The recent rallies on the Dow (^DJI) and S&P 500 (^GSPC) have some investors wondering if the worst of the market declines amid the COVID-19 pandemic are over. The Dow, which rose more than 1100 points on Monday, is trading around 20% above its’ 52-week intraday low from March. The S&P 500 is up around 16% from its’ March 23rd low.
But Matt Maley, chief market strategist at Miller Tabak, thinks another pullback could be lurking. “This is more a bear market trap. I just think we’ve had a first period of liquidation. But I think we could have more of it,” he told Yahoo Finance.
“We’re in a de-risking process and now we have to have the companies, which have loaded up to the gills in terms of debt over the last 12 years,” said Maley. “ As they de-risk and deleverage themselves, that is going to keep the economy from picking back up the way it did following the 2018 deep correction.”
Earnings season for the first quarter start next week with little visibility ahead. Goldman Sachs, with one of the most bearish forecasts, predicts earnings per share (EPS) in 2020 to plunge around 33% compared to 2019.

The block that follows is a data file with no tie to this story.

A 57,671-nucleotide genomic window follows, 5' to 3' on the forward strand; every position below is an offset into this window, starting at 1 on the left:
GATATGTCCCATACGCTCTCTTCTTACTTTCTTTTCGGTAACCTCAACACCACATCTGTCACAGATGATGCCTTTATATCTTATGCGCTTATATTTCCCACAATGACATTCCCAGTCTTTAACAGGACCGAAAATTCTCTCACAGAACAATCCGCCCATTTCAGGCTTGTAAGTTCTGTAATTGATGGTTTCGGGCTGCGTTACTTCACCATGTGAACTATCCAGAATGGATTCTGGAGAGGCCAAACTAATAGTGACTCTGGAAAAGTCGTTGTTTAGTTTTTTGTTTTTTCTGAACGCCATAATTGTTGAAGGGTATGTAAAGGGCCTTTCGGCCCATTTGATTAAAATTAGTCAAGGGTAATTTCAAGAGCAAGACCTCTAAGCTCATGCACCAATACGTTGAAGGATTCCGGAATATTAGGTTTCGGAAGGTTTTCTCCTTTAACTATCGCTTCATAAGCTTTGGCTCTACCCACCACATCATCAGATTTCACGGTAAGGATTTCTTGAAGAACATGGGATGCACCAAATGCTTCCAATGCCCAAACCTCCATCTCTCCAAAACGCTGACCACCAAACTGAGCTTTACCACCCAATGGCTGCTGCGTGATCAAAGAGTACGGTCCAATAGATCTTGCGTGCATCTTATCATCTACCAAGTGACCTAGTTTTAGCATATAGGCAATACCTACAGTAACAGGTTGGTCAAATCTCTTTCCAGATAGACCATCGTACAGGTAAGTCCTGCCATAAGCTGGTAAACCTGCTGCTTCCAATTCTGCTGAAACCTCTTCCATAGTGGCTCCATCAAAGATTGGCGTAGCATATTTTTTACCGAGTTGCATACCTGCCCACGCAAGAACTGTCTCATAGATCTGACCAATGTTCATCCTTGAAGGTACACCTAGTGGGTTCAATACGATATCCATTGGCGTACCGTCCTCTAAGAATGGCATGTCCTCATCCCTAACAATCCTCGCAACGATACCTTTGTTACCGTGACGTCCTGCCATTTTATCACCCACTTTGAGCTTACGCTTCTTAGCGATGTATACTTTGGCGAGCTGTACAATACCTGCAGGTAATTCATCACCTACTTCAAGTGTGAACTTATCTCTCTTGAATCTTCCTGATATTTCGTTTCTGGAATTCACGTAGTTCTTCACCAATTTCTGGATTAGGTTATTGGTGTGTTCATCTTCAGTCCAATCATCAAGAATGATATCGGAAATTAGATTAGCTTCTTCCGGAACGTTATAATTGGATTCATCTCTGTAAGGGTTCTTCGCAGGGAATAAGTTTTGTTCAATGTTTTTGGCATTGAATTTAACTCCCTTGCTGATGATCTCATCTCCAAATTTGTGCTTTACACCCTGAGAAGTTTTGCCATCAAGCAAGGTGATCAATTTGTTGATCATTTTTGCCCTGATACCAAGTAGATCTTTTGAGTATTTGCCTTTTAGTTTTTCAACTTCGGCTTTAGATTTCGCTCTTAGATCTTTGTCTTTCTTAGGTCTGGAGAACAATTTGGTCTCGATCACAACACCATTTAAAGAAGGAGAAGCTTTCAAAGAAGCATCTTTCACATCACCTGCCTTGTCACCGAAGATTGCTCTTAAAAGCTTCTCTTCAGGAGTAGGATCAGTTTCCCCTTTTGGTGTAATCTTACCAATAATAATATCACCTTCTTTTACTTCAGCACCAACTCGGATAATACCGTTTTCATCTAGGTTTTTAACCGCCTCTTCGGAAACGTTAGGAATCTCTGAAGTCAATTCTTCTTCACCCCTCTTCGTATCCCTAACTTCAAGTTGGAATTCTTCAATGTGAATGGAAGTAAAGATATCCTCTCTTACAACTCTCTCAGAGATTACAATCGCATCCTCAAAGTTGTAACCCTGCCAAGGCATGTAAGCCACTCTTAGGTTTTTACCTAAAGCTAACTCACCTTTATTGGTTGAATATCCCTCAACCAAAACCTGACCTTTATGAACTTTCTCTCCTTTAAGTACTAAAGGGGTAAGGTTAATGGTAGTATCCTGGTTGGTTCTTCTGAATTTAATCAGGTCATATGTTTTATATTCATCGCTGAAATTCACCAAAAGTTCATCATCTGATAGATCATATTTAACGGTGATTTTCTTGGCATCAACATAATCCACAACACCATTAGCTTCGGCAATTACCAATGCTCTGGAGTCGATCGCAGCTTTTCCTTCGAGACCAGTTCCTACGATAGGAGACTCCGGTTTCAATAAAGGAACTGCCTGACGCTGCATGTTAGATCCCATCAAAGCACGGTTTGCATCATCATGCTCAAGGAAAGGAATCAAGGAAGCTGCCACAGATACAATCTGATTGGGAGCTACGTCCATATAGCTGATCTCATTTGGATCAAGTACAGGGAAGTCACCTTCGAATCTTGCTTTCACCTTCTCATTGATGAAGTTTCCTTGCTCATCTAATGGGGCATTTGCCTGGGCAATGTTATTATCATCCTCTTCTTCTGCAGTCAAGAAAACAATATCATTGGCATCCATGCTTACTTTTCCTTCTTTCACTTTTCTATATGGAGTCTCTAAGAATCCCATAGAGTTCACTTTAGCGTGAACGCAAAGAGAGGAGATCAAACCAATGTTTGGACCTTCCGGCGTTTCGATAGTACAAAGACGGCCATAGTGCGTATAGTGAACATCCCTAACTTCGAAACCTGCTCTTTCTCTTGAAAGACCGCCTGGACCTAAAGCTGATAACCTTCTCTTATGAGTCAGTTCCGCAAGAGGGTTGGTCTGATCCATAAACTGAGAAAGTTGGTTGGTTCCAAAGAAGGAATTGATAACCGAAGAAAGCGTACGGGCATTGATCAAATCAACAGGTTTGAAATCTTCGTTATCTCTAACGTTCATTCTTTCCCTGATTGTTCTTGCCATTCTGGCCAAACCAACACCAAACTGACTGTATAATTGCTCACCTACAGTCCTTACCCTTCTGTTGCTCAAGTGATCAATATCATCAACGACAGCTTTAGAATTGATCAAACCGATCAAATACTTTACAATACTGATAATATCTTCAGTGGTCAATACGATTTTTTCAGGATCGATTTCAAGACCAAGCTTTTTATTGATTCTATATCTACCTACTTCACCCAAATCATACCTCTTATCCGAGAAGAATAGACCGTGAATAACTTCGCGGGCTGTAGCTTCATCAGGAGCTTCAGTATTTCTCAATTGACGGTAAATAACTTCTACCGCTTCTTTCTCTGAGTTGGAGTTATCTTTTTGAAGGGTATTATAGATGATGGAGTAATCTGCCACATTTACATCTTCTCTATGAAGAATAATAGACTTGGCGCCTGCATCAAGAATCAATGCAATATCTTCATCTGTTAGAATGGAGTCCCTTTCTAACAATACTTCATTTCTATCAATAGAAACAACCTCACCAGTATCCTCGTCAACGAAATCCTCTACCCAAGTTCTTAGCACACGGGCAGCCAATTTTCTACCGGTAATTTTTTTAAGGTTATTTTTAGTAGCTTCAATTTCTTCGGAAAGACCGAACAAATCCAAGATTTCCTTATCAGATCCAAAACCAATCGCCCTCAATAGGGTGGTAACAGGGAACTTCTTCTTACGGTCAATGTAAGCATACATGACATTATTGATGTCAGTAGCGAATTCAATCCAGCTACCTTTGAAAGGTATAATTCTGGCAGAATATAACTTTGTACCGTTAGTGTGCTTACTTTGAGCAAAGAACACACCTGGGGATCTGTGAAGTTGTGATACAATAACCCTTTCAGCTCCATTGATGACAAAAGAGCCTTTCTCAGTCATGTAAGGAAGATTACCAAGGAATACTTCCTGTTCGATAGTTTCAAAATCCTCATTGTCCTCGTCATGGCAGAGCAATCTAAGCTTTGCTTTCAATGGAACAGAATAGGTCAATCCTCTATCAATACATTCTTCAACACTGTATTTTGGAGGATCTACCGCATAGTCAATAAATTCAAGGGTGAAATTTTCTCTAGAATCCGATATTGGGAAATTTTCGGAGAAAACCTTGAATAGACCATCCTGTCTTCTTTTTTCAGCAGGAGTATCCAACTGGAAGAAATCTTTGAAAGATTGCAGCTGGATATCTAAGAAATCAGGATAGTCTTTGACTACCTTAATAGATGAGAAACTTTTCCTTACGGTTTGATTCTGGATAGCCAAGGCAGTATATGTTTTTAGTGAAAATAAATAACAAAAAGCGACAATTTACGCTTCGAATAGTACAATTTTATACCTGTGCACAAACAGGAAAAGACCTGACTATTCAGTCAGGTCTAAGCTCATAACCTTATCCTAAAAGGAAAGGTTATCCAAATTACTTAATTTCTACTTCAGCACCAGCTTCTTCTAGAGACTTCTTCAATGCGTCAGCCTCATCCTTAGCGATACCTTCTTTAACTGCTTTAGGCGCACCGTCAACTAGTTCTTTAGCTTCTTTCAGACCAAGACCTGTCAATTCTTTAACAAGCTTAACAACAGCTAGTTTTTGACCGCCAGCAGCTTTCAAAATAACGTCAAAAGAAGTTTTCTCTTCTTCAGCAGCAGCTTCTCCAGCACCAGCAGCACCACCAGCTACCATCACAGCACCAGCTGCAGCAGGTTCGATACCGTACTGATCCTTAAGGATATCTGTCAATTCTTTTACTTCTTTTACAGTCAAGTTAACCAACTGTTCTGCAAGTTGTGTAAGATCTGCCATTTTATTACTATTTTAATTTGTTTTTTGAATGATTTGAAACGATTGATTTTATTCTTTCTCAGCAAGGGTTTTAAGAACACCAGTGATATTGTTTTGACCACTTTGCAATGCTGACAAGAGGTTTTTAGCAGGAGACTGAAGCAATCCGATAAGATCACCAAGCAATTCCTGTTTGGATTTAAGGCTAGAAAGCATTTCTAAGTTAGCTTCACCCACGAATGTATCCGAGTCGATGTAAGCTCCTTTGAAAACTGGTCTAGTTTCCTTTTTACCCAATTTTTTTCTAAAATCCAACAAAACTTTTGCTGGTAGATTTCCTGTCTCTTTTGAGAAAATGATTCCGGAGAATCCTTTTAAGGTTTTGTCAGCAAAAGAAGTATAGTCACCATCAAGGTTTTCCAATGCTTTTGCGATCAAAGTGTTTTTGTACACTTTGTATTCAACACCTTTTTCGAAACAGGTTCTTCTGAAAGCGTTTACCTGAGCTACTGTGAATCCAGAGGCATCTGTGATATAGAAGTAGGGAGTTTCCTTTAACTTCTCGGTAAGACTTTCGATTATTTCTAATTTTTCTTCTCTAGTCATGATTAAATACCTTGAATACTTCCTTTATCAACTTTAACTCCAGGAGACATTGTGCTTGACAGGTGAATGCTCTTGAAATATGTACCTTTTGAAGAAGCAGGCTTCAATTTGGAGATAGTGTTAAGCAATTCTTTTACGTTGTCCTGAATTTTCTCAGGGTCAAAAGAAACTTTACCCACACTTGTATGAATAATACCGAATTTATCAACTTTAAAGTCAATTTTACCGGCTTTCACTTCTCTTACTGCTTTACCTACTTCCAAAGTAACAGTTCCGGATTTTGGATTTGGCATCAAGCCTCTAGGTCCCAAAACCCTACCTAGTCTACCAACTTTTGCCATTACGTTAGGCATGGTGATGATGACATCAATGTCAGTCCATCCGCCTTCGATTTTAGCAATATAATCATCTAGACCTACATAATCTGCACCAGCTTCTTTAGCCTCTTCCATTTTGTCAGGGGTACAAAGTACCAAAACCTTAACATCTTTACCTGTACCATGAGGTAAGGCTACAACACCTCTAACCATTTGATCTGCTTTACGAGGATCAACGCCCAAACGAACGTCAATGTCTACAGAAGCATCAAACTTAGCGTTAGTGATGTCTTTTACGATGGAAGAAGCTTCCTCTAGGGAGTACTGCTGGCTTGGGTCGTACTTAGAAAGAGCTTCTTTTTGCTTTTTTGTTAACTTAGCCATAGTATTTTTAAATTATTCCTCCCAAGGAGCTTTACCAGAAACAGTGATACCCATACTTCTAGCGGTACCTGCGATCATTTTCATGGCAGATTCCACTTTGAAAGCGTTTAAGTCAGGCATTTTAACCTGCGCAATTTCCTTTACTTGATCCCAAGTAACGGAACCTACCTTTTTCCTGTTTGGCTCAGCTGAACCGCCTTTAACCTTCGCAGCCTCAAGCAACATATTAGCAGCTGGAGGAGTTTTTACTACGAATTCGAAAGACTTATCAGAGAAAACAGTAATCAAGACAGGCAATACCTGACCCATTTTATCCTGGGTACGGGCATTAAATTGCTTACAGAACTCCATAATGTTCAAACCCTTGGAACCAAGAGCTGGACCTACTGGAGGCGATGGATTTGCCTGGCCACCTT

Maley notes company guidance will be much tougher to define this time around. “Earnings are secondary right now to investor confidence. Before we really get that, we’re going to have to see this coronavirus calm down quite a bit,” he added.
‘You can never pick the exact low in the market’
“Even though I think that we could see the market pullback a little bit more and re-test the lows or even undercut them, you can never pick the exact low in the market with the market already down as much as it is,” say Matt Maley, Chief Market Strategist at Miller Tabak + Co.
Despite the recent rallies, the Dow midsession on Monday was still down around 28% from the all time intraday high it touched on February 12. The S&P 500 was hovering around 25% below its all time intraday from February 19.
‘Dipping your toe back in’
“With the market already down as much as it is, you can start dipping your toe back in,” Maley said. “You just want to be able to go into the the high-quality companies with great management ... that have great balance sheets.”
Investors looking to take on risk, should do so gradually on a scaled down basis, he said. “When you do it that way you may not buy a full position, but boy you’re going to build a really nice base from which to build on, when the coast is clear.”
Ines covers the US stock market from the floor of the New York Exchange. Follow her on Twitter at @inesreports.